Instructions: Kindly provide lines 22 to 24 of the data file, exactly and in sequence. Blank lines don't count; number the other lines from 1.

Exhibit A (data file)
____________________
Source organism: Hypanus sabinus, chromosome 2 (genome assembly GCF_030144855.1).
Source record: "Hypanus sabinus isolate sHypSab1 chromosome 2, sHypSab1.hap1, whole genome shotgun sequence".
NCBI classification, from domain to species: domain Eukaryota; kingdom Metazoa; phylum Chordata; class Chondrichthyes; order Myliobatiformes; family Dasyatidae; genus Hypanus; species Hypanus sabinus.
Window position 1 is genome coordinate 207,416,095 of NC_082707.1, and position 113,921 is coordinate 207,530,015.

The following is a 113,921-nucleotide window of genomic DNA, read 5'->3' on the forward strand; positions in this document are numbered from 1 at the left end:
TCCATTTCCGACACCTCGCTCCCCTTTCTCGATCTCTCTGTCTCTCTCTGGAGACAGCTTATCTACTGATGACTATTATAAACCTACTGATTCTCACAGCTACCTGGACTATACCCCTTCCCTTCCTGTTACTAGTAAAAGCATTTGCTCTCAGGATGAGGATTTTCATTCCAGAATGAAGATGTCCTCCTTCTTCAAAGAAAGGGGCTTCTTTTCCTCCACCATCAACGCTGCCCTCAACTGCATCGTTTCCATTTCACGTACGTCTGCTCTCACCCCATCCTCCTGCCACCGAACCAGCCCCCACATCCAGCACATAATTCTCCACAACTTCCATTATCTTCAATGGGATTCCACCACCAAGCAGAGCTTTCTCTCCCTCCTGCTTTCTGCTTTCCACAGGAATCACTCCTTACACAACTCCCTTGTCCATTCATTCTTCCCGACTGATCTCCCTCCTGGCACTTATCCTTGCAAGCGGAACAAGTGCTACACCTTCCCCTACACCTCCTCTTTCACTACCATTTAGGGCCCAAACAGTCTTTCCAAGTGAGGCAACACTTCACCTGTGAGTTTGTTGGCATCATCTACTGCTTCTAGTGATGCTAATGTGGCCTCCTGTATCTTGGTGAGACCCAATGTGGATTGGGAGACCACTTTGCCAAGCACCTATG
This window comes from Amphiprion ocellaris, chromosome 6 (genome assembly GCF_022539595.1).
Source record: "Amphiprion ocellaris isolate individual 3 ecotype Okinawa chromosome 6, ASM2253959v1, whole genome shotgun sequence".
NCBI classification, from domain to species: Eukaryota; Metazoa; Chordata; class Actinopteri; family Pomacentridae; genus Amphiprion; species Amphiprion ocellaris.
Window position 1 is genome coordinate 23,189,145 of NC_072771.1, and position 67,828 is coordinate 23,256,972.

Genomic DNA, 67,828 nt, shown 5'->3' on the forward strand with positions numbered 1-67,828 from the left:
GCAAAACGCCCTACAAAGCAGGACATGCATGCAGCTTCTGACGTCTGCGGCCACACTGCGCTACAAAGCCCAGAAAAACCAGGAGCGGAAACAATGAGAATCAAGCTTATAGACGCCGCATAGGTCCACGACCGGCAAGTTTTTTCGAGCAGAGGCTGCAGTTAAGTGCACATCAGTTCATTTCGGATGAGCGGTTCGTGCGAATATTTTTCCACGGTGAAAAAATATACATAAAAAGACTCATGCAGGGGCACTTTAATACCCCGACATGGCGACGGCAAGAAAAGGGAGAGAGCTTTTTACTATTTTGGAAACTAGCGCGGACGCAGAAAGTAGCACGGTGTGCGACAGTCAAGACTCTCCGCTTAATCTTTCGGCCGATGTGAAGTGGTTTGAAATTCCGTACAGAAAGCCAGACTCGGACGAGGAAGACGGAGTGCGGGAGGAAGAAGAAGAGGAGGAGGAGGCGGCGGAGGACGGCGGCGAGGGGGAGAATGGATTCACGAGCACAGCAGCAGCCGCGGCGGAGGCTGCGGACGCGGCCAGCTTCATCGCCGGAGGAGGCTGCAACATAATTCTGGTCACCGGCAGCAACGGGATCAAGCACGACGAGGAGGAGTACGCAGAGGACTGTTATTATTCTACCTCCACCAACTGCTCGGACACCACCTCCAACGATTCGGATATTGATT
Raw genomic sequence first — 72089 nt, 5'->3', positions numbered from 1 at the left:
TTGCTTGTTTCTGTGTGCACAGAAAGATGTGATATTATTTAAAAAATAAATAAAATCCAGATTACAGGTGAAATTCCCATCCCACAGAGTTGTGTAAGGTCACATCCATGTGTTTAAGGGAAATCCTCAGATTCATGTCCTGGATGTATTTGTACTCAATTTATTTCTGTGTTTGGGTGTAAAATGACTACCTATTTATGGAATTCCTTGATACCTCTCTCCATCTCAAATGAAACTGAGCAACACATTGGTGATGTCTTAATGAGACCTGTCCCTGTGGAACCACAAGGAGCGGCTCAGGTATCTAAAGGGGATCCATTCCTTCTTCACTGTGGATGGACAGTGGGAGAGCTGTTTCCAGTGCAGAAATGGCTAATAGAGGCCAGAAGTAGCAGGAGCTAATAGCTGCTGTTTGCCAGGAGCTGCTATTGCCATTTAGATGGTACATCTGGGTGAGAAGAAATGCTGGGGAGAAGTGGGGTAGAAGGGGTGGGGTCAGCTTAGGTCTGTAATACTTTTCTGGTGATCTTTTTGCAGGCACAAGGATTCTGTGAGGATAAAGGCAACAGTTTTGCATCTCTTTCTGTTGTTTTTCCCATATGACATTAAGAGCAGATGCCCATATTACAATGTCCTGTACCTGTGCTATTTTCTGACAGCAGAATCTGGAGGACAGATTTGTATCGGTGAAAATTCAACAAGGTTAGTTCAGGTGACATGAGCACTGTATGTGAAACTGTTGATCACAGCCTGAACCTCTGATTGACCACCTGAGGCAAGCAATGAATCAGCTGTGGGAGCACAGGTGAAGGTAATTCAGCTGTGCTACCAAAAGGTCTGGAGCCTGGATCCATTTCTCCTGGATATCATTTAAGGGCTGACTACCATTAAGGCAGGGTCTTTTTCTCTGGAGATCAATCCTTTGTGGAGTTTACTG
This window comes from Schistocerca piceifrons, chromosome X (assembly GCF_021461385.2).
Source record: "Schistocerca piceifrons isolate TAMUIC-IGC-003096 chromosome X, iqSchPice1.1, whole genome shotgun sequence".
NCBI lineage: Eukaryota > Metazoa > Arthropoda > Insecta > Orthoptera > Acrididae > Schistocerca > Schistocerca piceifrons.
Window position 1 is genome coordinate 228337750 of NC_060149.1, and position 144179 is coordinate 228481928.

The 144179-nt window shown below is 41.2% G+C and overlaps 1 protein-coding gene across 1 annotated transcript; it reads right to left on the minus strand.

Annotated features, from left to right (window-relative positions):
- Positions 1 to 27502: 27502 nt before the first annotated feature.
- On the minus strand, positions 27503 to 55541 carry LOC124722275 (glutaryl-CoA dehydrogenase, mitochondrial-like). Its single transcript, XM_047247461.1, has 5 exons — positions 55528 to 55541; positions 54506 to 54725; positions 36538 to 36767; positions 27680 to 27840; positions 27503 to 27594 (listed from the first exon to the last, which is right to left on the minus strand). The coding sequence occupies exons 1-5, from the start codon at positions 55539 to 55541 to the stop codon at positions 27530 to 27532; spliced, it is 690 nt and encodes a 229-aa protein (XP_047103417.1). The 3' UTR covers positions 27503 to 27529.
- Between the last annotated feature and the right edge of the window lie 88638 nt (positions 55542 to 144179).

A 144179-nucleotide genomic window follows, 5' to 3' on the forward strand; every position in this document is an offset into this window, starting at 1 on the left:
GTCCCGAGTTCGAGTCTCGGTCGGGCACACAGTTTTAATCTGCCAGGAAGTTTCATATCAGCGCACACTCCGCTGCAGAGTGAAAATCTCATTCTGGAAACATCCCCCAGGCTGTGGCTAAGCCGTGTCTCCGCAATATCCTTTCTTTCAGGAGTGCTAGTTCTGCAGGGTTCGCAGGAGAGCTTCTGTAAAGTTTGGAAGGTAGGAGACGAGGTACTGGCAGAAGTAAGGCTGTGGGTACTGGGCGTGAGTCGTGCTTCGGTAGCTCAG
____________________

- On the minus strand, positions 27503 to 55541 carry LOC124722275 (glutaryl-CoA dehydrogenase, mitochondrial-like). Its single transcript, XM_047247461.1, has 5 exons — positions 55528 to 55541; positions 54506 to 54725; positions 36538 to 36767; positions 27680 to 27840; positions 27503 to 27594 (listed from the first exon to the last, which is right to left on the minus strand). The coding sequence occupies exons 1-5, from the start codon at positions 55539 to 55541 to the stop codon at positions 27530 to 27532; spliced, it is 690 nt and encodes a 229-aa protein (XP_047103417.1). The 3' UTR covers positions 27503 to 27529.
- Between the last annotated feature and the right edge of the window lie 88638 nt (positions 55542 to 144179).

A 144179-nucleotide genomic window follows, 5' to 3' on the forward strand; every position in this document is an offset into this window, starting at 1 on the left: